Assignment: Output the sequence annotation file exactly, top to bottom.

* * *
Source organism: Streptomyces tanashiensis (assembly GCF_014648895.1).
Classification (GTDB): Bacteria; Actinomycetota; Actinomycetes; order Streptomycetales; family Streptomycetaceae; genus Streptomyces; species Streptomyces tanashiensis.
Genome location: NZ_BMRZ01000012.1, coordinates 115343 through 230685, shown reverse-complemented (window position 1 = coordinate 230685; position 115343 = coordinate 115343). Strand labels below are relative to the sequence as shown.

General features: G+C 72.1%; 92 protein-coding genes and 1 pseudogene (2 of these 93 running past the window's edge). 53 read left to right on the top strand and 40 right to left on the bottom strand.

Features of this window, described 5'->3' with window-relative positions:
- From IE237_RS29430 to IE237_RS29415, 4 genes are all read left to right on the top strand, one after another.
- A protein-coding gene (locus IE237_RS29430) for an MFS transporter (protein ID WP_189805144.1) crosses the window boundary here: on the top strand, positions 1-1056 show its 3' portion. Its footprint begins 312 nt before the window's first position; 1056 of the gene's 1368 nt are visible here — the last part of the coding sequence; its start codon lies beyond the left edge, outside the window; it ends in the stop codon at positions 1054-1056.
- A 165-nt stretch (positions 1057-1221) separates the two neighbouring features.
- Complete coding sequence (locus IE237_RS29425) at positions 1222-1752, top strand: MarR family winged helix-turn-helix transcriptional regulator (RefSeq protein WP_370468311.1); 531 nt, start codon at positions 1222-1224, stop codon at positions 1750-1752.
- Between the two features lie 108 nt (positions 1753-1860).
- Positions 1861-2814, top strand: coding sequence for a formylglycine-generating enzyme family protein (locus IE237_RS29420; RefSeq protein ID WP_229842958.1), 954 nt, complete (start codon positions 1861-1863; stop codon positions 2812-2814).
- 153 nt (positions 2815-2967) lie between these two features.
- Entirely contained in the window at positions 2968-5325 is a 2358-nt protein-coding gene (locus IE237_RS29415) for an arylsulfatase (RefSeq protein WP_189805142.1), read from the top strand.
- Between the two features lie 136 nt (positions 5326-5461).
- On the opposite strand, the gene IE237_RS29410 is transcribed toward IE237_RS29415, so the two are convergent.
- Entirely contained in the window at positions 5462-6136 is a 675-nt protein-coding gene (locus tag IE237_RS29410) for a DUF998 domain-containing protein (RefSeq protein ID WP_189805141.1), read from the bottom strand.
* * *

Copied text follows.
Source organism: Streptomyces tanashiensis (assembly GCF_014648895.1).
Classification (GTDB): Bacteria; Actinomycetota; Actinomycetes; order Streptomycetales; family Streptomycetaceae; genus Streptomyces; species Streptomyces tanashiensis.
Genome location: NZ_BMRZ01000012.1, coordinates 115343 through 230685, shown reverse-complemented (window position 1 = coordinate 230685; position 115343 = coordinate 115343). Strand labels below are relative to the sequence as shown.

General features: G+C 72.1%; 92 protein-coding genes and 1 pseudogene (2 of these 93 running past the window's edge). 53 read left to right on the top strand and 40 right to left on the bottom strand.

Features of this window, described 5'->3' with window-relative positions:
- From IE237_RS29430 to IE237_RS29415, 4 genes are all read left to right on the top strand, one after another.
- A protein-coding gene (locus IE237_RS29430) for an MFS transporter (protein ID WP_189805144.1) crosses the window boundary here: on the top strand, positions 1-1056 show its 3' portion. Its footprint begins 312 nt before the window's first position; 1056 of the gene's 1368 nt are visible here — the last part of the coding sequence; its start codon lies beyond the left edge, outside the window; it ends in the stop codon at positions 1054-1056.
- A 165-nt stretch (positions 1057-1221) separates the two neighbouring features.
- Complete coding sequence (locus IE237_RS29425) at positions 1222-1752, top strand: MarR family winged helix-turn-helix transcriptional regulator (RefSeq protein WP_370468311.1); 531 nt, start codon at positions 1222-1224, stop codon at positions 1750-1752.
- Between the two features lie 108 nt (positions 1753-1860).
- Positions 1861-2814, top strand: coding sequence for a formylglycine-generating enzyme family protein (locus IE237_RS29420; RefSeq protein ID WP_229842958.1), 954 nt, complete (start codon positions 1861-1863; stop codon positions 2812-2814).
- 153 nt (positions 2815-2967) lie between these two features.
- Entirely contained in the window at positions 2968-5325 is a 2358-nt protein-coding gene (locus IE237_RS29415) for an arylsulfatase (RefSeq protein WP_189805142.1), read from the top strand.
- Between the two features lie 136 nt (positions 5326-5461).
- On the opposite strand, the gene IE237_RS29410 is transcribed toward IE237_RS29415, so the two are convergent.
- Entirely contained in the window at positions 5462-6136 is a 675-nt protein-coding gene (locus tag IE237_RS29410) for a DUF998 domain-containing protein (RefSeq protein ID WP_189805141.1), read from the bottom strand.